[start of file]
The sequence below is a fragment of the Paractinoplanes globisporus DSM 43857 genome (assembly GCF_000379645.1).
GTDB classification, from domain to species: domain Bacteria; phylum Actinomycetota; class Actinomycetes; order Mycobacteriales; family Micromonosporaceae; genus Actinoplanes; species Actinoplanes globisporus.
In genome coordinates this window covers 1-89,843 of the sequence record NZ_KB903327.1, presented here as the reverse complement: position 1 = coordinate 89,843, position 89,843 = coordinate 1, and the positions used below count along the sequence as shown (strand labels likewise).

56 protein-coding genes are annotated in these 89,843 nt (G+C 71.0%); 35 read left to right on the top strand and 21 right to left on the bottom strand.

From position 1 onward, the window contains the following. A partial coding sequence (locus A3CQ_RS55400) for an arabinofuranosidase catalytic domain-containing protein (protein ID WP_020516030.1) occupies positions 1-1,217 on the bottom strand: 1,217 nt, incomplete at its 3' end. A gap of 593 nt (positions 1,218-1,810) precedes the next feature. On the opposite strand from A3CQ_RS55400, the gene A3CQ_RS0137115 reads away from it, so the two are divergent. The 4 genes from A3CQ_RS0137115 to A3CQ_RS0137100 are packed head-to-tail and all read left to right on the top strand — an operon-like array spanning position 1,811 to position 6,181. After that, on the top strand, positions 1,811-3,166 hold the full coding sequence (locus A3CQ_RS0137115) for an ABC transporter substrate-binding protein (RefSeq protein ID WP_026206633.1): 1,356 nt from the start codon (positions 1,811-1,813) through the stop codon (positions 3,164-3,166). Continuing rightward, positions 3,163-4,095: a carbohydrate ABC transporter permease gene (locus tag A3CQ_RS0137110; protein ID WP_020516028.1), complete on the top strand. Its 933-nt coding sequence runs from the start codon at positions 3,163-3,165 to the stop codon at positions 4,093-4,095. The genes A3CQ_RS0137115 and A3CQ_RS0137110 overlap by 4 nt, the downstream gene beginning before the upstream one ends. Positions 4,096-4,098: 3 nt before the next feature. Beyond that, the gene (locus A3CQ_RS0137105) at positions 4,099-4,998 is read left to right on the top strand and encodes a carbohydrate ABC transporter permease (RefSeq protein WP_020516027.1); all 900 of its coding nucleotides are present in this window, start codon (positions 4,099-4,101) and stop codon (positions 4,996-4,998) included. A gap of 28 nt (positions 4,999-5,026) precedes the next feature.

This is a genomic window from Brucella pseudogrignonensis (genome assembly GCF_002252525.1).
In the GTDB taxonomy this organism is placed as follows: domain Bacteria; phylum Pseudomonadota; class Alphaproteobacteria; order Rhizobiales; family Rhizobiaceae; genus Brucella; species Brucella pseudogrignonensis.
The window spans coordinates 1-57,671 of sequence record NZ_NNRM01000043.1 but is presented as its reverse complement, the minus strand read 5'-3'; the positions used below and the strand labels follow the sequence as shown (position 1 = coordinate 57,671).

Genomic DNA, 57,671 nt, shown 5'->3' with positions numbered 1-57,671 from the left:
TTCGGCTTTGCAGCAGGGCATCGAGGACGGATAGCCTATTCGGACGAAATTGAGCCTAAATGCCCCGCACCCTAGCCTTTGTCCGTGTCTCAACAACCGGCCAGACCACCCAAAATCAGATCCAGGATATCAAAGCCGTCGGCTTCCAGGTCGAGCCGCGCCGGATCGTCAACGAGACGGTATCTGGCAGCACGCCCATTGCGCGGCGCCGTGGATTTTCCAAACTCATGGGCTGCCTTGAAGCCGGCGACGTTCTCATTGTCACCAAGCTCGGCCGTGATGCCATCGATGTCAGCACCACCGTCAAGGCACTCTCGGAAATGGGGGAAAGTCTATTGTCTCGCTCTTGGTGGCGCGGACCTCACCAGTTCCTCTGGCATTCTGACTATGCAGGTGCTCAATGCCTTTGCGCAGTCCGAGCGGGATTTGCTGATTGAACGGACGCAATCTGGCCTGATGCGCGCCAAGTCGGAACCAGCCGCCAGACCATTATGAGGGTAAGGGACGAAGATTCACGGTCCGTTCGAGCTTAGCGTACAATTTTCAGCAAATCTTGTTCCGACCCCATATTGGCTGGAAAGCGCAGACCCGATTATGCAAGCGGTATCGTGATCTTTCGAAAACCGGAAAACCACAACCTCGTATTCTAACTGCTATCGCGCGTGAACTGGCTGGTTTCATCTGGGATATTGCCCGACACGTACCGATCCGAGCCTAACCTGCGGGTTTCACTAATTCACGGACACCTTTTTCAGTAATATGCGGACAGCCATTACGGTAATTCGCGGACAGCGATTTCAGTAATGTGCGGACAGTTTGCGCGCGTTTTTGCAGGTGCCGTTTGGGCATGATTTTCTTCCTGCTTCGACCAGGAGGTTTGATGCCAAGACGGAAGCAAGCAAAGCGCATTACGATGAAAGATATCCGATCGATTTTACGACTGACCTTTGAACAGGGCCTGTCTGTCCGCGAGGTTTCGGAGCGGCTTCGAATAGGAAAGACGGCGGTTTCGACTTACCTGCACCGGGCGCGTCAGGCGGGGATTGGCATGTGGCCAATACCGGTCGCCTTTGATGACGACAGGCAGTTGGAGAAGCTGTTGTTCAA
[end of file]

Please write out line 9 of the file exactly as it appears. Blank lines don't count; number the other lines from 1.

Genomic DNA, 57,671 nt, shown 5'->3' with positions numbered 1-57,671 from the left: